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effect to judgment; it is they also who put that which is good into the vessels and into the barn.

The lost sheep ; the lost piece of money ; the prodigal ; (Luke xv.).— The grace of God, which saves a sinner, is far more precious than the justice of God, which would recognise a just person, if such there were.

These parables of “ the lost sheep,”'“ the lcst piece of silver," and “ the prodigal son,” shew us the grand principle of action of the Father, the Son, and the Holy Ghost.

The first is the Son, the Good Shepherd, who seeks and saves the lost sheep, the poor sinner.

The second is the Spirit acting by the Truth.

The third is the effect of the Holy Spirit in the heart, and the reception, by the Father, of him who is thus brought back,

The first two are pure grace, inasmuch as they speak of the sovereign action of God on an object which is entirely passive.

The third is the manifestation of that grace in the career of sin.

The pitiless servant (Matt. xviii. 28).— The Jews, refusing grace to the Gentiles, have remained under their own guilt; or

1. The grand principle of pardon to the individual;

2. Prophetically; the Jews having been pardoned the death of Christ; but, having resisted grace to the Gentiles, suffer the consequences of the rejection of Christ.

Paul said, when speaking of the Jews, “ Forbidding us to speak to the Gentiles that they might be saved, to fill up their sins alway: for the wrath is come upon them to the uttermost” (1 Thess. ii. 16).

The householder (Matt. xx. 16).-The principle of grace and divine sovereignty, applied to the labours of the faithful when considered as servants—the reward.

In order to understand this parable, chapter xx. 16 and chapter xix. 30 must be compared together. The parable of chapter xx. is a guard against the abuse which the flesh would make of what Christ had said of the

recompense for giving up all that a man has, at the end of chapter xix.

The fig-tree cursed (Matt. xxi. 19).- This is an historic fact. It is a judgment of the Jewish nation, as a tree, to bear fruit.

The two sons (Matt. xxi. 28).— Those who pretend to a righteousness of their own in contrast with sinners.

The men of the vineyard (Matt. xxi. 33). — The conduct of the Jews toward the prophets and Christ, and the divine judgment thereupon.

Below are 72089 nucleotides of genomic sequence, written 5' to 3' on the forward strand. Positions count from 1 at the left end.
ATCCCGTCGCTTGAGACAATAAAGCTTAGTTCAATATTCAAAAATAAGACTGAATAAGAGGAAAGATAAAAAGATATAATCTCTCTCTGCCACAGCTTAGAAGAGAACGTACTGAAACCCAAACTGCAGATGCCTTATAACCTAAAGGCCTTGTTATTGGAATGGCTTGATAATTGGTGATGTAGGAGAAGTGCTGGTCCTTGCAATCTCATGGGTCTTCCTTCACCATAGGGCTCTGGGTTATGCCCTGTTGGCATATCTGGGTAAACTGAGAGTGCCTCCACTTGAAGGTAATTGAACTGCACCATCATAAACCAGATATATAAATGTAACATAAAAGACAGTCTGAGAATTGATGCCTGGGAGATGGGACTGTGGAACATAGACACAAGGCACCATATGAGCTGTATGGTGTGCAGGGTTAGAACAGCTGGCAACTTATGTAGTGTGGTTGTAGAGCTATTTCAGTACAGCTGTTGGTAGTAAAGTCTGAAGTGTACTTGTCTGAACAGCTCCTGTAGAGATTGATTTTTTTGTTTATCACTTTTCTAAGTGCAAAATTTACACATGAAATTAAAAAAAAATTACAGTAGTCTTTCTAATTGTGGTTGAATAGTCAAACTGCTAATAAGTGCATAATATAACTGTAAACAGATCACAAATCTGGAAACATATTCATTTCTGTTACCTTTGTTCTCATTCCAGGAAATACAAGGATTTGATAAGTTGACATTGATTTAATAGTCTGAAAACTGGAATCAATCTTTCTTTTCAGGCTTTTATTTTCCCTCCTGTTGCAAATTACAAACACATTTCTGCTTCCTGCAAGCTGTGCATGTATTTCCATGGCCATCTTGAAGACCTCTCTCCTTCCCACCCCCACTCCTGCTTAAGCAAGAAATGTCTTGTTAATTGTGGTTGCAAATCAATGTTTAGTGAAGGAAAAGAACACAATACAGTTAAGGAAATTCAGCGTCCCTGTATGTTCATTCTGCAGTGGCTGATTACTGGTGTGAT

The marriage of the king's son (Matt. xxii.). Invitation addressed first to the Jews and then to the Gentiles. In Luke xiv. 16, the poor are introduced in contrast with the rich; but, to be recognised as a guest, we must of necessity put on Christ.

The unfaithful servant (Matt. xxiv. 45).— The ministry of the Church as to its responsibility, and a warning, hat, to defer the thought of Christ's return, leads to unfaithfulness and judgment.

The ten virgins (Matt. xxvi.) - While Christ prolongs his absence, the whole Church loses the idea of his return and slumbers; but the cry of his return breaks its slumber, and those who have the Holy Ghost are separated from the others. The judgment depends upon the lack or possession of grace.

The talents (Matt. xxv. 14). - This parable judges responsibility according to the use of gifts received.

In this parable, in Matthew, that which specially has prominence is the sovereignty of God; in Luke it is more peculiarly the responsibility of man (Luke xix. 18).

The piece of new cloth put into the old (Matt. ix. 16).Jesus gives two reasons why his disciples did not fast : the first is, his presence with them; the second, that it is impossible to give new force to old habits and old traditions.

The good Samaritan (Luke x.) is the spirit of grace, which, acting in us, makes every one to be our neighbour. The Priests and Levites were the persons who should have represented God, but love was wanting.

Jesus perfectly did so.
The servant found watching. (Luke xii. 35, etc.) — The

Church, if faithful will be set over all that Christ has. Faithfulness during the absence of Christ rewarded with the enjoyment of all that he inherits.

The barren fig-tree (Luke xiii.). — It is Christ who stays the judgments of God on the Jewish people by his intercession ; but, his labour being without response, He leaves the people to the course of the judgments. The fig-tree being rejected, the mustard-seed takes its place. Jews-Church.

The unfaithful steward (Luke xvi.). - Man having lost by his unfaithfulness the right to dispose of the creatures of God, yet still enjoying the power of doing so, is invited, by grace, to the mansions on high, which are God's.

The rich man and Lazarus (Luke xvi.). The rich man casts the light of the world to come on the circumstances of the present world, in order that we may judge morally.